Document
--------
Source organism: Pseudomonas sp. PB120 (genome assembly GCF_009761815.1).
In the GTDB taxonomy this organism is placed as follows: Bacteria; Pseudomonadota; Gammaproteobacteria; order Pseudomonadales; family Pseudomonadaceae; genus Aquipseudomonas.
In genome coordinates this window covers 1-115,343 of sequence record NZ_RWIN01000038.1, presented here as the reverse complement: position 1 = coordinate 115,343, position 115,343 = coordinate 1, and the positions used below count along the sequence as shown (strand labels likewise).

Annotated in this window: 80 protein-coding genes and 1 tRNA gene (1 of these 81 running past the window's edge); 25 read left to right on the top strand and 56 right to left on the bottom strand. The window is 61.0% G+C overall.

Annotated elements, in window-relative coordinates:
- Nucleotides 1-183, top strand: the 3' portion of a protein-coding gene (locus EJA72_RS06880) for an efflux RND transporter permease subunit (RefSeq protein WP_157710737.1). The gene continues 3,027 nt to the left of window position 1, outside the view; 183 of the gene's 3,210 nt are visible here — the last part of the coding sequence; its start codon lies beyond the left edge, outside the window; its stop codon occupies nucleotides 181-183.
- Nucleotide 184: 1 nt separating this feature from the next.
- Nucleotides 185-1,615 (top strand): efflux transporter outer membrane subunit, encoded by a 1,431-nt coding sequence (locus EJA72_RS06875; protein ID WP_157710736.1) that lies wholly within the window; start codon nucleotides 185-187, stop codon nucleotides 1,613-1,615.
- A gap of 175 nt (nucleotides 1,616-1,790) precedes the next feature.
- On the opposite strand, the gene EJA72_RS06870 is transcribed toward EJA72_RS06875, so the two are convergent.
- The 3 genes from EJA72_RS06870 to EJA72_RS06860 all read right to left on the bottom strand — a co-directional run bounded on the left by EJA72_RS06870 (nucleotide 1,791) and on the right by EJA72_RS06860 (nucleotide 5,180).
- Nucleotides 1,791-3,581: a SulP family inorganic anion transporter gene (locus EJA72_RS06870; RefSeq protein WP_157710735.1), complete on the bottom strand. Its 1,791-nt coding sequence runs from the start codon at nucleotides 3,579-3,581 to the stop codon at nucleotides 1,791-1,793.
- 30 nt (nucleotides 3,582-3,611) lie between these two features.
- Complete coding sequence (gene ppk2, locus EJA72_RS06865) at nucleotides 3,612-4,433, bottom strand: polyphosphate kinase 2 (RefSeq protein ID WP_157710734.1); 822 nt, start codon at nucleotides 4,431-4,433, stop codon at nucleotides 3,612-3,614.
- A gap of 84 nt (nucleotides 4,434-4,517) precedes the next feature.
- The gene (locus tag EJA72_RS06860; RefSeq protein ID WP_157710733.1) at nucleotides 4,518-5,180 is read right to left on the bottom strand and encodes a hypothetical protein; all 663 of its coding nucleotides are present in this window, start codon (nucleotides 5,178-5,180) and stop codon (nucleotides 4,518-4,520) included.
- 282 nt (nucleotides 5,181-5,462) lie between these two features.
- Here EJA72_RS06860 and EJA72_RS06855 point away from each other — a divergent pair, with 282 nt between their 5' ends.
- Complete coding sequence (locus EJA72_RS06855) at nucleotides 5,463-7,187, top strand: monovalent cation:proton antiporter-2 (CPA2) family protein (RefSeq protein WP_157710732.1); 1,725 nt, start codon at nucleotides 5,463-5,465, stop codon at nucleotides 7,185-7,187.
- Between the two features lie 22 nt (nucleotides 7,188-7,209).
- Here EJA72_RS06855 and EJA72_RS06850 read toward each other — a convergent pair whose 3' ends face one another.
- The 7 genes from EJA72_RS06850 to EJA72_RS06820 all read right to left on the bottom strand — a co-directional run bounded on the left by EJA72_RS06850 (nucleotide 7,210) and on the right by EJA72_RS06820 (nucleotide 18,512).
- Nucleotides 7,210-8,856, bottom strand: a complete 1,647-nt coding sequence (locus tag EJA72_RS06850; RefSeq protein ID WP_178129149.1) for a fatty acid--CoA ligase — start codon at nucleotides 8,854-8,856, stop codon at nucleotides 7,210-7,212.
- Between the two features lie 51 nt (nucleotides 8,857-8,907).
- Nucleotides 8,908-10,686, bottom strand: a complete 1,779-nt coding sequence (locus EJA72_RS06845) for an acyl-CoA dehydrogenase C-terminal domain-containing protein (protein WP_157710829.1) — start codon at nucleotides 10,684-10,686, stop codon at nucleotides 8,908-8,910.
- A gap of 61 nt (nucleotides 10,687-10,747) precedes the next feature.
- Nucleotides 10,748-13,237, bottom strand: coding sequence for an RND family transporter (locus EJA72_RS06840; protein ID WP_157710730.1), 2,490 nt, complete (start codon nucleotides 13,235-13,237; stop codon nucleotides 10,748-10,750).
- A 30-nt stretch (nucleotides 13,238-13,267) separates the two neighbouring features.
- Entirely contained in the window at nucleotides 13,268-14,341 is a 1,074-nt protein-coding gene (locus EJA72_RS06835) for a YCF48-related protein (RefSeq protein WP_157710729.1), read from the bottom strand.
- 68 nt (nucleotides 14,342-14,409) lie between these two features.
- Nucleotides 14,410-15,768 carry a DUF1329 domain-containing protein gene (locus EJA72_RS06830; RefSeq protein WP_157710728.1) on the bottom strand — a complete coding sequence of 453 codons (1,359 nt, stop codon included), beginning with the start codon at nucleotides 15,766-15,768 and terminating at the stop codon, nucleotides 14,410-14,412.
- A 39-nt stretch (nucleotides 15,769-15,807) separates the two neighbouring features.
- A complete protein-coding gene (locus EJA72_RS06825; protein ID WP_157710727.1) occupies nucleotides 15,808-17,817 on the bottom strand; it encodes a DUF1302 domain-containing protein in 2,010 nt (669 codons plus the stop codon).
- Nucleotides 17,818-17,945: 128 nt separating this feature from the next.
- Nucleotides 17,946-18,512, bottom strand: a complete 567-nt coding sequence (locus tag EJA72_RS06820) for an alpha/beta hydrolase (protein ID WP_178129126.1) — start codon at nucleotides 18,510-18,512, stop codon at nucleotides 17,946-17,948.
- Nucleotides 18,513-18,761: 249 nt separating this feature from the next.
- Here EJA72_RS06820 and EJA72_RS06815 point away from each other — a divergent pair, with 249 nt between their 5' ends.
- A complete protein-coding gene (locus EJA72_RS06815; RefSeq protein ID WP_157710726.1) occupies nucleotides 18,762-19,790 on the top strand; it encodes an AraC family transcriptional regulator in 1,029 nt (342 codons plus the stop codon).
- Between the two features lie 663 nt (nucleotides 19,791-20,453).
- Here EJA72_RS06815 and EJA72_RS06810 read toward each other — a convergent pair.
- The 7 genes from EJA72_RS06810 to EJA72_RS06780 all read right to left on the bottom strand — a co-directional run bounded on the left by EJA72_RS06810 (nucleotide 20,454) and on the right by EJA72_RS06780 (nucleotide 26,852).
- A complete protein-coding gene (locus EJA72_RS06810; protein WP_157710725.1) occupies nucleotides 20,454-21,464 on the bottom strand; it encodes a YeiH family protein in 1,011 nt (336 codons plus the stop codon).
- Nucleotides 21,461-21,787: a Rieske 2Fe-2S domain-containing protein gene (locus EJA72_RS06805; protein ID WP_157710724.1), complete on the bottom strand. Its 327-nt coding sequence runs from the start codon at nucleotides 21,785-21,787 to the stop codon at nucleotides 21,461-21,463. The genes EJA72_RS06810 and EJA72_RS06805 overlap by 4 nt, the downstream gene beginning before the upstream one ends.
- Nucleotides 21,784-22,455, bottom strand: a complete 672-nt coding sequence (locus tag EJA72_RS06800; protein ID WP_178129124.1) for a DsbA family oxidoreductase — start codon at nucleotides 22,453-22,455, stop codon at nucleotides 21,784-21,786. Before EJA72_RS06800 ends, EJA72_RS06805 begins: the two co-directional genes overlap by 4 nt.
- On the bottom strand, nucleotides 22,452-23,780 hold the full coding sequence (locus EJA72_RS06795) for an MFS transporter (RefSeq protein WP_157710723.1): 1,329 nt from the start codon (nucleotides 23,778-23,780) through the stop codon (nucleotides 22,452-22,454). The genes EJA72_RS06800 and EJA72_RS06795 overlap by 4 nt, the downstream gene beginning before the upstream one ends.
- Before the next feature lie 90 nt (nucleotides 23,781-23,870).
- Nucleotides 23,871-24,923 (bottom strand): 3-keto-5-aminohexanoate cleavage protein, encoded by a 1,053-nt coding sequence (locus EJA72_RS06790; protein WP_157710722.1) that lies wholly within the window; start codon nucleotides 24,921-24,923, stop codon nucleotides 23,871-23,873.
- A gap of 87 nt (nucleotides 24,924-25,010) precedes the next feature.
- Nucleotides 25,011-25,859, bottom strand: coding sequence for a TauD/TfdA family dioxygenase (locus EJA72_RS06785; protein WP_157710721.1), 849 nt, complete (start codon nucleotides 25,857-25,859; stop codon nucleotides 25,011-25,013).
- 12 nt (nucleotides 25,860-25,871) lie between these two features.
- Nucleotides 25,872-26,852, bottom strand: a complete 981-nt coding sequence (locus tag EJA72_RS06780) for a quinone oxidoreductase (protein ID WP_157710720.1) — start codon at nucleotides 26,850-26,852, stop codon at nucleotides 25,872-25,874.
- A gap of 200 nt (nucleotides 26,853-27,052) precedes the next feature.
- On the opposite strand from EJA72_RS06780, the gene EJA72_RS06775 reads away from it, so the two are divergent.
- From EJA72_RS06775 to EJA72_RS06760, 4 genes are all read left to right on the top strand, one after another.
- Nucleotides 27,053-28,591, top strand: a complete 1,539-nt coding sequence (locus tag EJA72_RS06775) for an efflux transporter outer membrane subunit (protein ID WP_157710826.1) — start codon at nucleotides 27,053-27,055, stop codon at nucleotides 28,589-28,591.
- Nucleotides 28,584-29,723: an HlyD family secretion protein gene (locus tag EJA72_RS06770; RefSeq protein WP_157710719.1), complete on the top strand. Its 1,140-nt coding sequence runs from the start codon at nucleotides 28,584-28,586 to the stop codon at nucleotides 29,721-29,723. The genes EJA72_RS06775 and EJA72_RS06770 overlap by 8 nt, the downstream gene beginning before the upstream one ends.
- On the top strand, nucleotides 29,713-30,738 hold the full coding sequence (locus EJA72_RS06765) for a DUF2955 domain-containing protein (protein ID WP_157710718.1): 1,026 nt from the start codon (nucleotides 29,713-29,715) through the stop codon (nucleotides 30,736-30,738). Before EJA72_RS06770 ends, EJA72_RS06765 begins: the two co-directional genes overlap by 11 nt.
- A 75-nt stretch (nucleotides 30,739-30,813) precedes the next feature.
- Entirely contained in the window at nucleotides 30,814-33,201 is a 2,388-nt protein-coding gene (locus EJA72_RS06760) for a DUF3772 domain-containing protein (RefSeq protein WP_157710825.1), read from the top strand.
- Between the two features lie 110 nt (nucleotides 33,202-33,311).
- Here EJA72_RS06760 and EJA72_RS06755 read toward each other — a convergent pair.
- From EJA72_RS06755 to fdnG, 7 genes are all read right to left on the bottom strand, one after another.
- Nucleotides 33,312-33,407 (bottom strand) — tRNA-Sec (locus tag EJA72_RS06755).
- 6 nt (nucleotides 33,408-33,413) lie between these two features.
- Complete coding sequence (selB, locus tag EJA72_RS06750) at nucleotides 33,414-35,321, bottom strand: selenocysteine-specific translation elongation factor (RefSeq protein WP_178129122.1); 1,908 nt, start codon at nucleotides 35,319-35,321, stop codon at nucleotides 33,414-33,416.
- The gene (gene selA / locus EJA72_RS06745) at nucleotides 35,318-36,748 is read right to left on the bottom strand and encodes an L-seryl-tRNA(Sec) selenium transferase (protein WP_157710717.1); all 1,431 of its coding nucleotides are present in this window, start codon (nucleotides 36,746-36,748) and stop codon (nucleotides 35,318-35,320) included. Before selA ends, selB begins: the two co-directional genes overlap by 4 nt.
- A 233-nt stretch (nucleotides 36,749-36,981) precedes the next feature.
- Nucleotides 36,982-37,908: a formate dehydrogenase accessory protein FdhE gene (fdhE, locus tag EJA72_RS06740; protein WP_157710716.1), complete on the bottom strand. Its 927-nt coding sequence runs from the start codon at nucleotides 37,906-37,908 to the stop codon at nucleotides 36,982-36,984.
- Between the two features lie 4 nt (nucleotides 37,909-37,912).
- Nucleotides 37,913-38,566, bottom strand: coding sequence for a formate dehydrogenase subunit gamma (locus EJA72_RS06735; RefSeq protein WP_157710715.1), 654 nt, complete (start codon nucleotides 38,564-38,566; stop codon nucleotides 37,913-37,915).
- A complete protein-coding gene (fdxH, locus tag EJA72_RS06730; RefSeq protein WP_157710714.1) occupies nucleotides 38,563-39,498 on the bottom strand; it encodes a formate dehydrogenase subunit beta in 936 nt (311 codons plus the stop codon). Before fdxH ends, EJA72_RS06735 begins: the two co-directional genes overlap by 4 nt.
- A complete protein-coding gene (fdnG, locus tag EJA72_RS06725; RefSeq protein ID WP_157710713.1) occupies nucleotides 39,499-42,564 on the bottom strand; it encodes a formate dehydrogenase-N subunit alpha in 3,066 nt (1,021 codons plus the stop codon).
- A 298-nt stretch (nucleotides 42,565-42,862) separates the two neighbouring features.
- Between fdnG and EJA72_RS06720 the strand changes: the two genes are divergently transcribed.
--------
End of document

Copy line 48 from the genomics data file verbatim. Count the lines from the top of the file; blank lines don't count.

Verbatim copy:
- A gap of 87 nt (nucleotides 24,924-25,010) precedes the next feature.